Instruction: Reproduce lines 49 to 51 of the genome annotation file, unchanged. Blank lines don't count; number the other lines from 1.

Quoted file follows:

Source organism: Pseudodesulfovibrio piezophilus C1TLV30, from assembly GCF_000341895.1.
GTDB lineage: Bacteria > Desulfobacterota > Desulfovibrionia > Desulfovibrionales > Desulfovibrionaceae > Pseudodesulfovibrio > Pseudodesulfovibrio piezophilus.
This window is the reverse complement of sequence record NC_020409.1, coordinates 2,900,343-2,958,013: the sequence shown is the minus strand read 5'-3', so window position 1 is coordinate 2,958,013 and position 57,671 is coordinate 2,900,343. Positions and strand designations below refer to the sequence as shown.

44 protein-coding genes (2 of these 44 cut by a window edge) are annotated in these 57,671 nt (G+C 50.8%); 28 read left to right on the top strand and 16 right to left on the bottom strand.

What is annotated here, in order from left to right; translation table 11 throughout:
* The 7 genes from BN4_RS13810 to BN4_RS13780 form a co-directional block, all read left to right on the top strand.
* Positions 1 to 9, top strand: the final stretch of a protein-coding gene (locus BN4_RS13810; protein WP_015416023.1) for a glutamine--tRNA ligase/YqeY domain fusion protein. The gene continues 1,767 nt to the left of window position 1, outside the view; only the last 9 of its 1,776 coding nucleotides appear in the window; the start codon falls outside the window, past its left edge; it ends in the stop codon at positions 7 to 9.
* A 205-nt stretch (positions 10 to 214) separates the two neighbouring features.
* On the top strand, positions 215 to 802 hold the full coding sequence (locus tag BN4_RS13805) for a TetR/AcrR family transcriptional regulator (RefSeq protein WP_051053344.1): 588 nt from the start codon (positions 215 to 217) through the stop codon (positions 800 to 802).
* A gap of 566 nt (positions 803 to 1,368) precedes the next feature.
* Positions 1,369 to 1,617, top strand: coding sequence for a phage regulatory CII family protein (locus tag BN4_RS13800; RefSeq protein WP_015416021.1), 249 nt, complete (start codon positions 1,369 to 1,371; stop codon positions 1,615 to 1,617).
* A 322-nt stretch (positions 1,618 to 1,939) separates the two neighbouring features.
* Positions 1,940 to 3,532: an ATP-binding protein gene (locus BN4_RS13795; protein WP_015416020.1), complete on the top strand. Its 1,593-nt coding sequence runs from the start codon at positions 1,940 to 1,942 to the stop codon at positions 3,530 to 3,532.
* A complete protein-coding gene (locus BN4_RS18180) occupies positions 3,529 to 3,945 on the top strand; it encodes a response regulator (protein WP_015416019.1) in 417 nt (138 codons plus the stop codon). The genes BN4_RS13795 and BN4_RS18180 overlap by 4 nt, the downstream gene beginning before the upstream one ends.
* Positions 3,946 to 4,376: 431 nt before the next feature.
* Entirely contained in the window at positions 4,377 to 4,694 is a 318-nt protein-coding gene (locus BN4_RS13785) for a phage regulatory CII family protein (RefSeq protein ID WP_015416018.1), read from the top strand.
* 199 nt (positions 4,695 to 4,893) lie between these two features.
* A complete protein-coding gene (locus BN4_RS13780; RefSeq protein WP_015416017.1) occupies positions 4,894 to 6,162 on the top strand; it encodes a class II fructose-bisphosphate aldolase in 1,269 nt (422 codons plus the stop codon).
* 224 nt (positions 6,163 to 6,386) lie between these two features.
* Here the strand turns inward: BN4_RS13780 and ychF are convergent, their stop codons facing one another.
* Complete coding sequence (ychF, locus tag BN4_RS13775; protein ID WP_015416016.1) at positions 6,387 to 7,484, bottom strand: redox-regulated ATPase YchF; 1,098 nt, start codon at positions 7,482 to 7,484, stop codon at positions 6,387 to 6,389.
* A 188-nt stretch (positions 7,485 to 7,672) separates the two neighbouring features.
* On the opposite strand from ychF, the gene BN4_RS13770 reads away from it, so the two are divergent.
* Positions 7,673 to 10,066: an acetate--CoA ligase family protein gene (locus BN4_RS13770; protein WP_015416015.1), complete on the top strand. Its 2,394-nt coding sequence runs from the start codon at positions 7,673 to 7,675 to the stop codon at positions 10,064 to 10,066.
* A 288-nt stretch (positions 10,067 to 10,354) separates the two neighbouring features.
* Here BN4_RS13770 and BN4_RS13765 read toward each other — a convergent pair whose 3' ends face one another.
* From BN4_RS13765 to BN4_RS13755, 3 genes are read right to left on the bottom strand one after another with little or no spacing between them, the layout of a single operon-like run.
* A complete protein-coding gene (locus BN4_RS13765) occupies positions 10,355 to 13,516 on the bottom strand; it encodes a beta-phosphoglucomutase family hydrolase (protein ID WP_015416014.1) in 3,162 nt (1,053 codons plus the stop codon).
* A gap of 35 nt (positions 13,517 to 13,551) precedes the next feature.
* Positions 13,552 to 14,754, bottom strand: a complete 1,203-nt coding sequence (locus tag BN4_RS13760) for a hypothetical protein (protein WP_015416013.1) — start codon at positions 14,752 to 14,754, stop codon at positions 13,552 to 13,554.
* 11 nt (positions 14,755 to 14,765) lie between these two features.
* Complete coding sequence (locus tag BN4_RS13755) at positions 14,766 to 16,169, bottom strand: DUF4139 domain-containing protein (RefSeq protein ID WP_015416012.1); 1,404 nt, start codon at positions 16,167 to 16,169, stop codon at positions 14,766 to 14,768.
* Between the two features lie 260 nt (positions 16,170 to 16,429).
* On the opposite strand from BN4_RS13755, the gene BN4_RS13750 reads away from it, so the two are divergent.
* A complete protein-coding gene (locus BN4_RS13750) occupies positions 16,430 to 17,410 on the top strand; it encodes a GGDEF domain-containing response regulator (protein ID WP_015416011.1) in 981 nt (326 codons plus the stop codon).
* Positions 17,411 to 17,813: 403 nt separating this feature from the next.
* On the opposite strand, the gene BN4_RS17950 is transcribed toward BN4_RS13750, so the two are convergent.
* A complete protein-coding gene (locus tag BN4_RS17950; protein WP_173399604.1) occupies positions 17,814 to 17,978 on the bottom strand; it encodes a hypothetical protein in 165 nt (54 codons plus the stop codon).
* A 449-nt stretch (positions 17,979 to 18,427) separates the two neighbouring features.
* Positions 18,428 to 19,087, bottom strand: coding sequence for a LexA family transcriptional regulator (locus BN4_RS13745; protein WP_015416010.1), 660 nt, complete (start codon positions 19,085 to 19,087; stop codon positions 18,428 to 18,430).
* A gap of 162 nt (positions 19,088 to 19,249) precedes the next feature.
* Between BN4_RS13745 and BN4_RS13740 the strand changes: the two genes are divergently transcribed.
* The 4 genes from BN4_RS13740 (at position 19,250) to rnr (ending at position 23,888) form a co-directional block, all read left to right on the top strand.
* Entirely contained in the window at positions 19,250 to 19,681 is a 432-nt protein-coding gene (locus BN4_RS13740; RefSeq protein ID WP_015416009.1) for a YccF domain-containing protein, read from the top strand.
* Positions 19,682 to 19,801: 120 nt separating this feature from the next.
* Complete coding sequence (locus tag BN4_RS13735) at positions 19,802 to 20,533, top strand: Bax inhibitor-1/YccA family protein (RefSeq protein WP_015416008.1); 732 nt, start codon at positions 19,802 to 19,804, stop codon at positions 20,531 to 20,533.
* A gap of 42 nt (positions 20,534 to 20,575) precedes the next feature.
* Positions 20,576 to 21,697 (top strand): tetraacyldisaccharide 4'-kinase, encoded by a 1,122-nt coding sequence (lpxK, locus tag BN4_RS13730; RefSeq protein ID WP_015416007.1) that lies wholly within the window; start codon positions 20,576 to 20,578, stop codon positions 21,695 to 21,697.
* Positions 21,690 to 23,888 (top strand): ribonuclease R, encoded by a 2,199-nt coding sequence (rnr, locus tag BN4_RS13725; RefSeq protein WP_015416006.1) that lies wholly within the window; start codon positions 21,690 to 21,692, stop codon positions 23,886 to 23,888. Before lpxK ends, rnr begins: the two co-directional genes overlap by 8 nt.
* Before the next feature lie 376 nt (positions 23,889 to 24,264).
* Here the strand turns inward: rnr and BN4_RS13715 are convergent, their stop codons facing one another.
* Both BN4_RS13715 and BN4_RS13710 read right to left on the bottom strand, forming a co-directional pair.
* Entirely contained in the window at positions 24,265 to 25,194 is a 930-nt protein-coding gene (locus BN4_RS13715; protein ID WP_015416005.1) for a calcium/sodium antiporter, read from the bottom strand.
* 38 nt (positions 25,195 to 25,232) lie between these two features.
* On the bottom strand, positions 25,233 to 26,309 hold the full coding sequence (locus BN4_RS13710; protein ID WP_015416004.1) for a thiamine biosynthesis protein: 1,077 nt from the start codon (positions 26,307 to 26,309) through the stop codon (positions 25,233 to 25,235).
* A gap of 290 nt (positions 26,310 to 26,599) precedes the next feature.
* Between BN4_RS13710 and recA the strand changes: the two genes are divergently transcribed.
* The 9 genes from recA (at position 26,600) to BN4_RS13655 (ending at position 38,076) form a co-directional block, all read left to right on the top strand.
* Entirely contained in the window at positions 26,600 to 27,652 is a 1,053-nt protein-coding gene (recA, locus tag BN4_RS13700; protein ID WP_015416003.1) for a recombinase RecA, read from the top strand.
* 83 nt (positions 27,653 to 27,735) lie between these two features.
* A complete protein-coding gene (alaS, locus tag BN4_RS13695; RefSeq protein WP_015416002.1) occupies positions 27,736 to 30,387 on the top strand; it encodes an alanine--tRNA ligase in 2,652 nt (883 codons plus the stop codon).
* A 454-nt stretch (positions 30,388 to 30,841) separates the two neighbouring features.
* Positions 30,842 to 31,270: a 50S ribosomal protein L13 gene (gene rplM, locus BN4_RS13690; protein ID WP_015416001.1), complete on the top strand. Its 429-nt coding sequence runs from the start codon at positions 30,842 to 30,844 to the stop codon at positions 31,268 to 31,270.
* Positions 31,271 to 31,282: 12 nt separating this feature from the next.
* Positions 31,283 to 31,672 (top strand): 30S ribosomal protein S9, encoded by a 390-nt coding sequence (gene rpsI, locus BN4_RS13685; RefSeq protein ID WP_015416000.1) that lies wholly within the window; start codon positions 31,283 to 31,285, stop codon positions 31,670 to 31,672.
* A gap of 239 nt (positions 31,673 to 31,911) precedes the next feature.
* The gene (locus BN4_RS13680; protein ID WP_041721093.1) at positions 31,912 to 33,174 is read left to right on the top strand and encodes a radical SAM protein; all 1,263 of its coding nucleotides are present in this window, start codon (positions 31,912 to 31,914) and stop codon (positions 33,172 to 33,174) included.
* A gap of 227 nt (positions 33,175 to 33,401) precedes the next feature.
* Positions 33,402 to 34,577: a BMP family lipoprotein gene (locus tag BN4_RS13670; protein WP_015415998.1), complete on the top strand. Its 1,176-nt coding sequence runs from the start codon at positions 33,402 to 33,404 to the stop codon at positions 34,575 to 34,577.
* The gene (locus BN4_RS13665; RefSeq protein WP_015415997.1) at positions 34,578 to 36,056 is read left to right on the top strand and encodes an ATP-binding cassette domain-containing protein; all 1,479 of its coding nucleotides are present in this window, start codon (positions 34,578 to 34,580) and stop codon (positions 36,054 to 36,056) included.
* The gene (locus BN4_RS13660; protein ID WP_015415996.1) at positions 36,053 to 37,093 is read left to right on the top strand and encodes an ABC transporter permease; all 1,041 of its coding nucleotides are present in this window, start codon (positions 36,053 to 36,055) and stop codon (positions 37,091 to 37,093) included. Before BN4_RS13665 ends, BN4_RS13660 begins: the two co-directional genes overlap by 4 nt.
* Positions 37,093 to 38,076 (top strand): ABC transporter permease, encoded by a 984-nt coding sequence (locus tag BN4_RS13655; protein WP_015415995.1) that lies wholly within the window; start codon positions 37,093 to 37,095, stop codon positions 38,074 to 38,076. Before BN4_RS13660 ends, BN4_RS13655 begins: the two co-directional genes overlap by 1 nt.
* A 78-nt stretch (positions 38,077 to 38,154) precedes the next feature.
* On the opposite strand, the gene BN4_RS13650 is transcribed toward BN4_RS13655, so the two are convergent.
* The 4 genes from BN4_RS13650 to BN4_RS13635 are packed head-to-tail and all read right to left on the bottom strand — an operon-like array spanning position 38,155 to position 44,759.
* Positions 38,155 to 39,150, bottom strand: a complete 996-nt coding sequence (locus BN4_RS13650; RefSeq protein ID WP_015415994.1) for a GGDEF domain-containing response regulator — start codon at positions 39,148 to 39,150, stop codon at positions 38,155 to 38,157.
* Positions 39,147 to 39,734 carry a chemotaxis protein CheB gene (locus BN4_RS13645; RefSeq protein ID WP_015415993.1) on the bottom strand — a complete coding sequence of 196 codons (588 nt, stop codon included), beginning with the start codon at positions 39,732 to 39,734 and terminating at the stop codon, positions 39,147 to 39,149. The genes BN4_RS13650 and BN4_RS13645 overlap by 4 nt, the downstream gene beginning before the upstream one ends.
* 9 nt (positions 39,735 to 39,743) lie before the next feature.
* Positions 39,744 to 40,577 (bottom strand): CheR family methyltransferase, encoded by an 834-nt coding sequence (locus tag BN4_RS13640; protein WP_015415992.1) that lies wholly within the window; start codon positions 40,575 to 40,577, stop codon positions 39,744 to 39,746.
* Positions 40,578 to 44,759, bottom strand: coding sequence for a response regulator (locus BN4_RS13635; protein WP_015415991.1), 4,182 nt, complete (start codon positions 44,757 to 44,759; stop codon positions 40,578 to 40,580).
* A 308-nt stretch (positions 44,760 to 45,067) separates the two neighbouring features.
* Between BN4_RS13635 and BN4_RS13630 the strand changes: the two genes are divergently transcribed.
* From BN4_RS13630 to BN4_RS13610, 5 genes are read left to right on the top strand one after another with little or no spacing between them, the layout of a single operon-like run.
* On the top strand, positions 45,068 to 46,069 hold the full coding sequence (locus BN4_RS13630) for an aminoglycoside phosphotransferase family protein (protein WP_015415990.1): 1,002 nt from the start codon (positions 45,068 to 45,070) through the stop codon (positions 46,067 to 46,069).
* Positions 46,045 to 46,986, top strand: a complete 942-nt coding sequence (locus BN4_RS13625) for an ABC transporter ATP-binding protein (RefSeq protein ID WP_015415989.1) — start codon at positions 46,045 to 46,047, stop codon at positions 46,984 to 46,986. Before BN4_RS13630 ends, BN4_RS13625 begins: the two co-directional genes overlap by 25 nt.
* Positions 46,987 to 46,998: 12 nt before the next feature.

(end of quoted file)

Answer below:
* Positions 21,690 to 23,888 (top strand): ribonuclease R, encoded by a 2,199-nt coding sequence (rnr, locus tag BN4_RS13725; RefSeq protein WP_015416006.1) that lies wholly within the window; start codon positions 21,690 to 21,692, stop codon positions 23,886 to 23,888. Before lpxK ends, rnr begins: the two co-directional genes overlap by 8 nt.
* Before the next feature lie 376 nt (positions 23,889 to 24,264).
* Here the strand turns inward: rnr and BN4_RS13715 are convergent, their stop codons facing one another.